House GOP to Split Farm Bill in Two
House Republican leaders have decided to drop food stamps from the farm bill and are whipping the farm-only portion of the bill for a vote that will likely come this week, according to a GOP leadership aide.
The nutrition portion of the bill would be dealt with later.
The Rules Committee is expected to post the text Tuesday night and meet Wednesday, the aide said.
The “new” farm bill would be the bill as it finished on the floor before the break, with the addition of a repeal of the 1949 law that requires the passage or extension of a farm bill.
Rory Cooper, a spokesman for Majority Leader Eric Cantor, R-Va., said leadership has not yet decided to schedule a vote.
“There has been no decision made to schedule a vote on a farm bill, in any form,” he said in a statement to CQ Roll Call.
House Agriculture Chairman Frank D. Lucas said Tuesday morning that he would support splitting the farm bill — as long as it can pass the House.
“I’m willing to do what it takes to get a farm bill done,” Lucas said as he exited a Republican Conference meeting Tuesday morning. “If that means doing it unconventionally, maybe we got to give it a try.”
Asked whether it was fair to say he supports splitting the farm bill, the Oklahoma Republican replied: “It’s fair to say that Chairman Lucas is at a point where he has got to look outside the box, and splitting the farm bill is certainly outside the traditional box.”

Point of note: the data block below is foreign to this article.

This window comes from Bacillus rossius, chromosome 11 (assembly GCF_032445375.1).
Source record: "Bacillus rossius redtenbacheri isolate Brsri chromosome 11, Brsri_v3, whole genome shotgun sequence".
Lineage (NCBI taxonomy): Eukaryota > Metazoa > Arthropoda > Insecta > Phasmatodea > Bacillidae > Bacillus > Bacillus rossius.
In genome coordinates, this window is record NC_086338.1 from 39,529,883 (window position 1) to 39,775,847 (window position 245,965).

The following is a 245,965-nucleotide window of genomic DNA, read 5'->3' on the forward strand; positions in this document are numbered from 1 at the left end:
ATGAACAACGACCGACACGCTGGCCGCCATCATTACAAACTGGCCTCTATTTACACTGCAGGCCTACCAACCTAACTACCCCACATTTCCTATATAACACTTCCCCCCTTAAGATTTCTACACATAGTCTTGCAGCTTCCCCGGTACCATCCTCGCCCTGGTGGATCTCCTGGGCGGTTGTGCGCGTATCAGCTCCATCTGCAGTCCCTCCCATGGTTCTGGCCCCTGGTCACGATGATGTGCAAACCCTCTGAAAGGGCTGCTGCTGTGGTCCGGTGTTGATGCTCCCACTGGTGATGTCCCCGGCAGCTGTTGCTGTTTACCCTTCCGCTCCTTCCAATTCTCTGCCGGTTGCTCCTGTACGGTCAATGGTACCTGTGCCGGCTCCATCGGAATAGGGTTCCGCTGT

While all the headlines are about the split and the impact on the SNAP, (food stamps) headlines, perhaps the biggest news out of this is the repeal of the 1949 law. Those who know anything about this country’s Ag policy will tell you that this is the law which says that the Congress must come back every 5 to 6 years and pass a new farm bill, or the nation reverts back to New Deal Era farm policy.
Oh, it won’t solve everything at once, (*couch* Milk Marketing Orders *cough*) but it will make sure that if a future Farm Bill isn’t passed on time in the future, the time frame resets to a much more modern agricultural economy.
As for the rest of the politics behind it, this is smart on the GOP’s part. All those who have been clamoring on the Left about the need for a farm bill — when in actuality they’re truly talking about the food stamp provision — will have to put up or shut up about what’s going on. Also, it ends the decades’ old marriage of rural GOP Congressman giving a nod-wink to urban Democratic Congressman while each other bled the federal treasury dry in a cocktail of farm subsidies and food stamps.
This strategy, might actually get us a real bill that does real good for America’s farmers, not agribusiness conglomerates.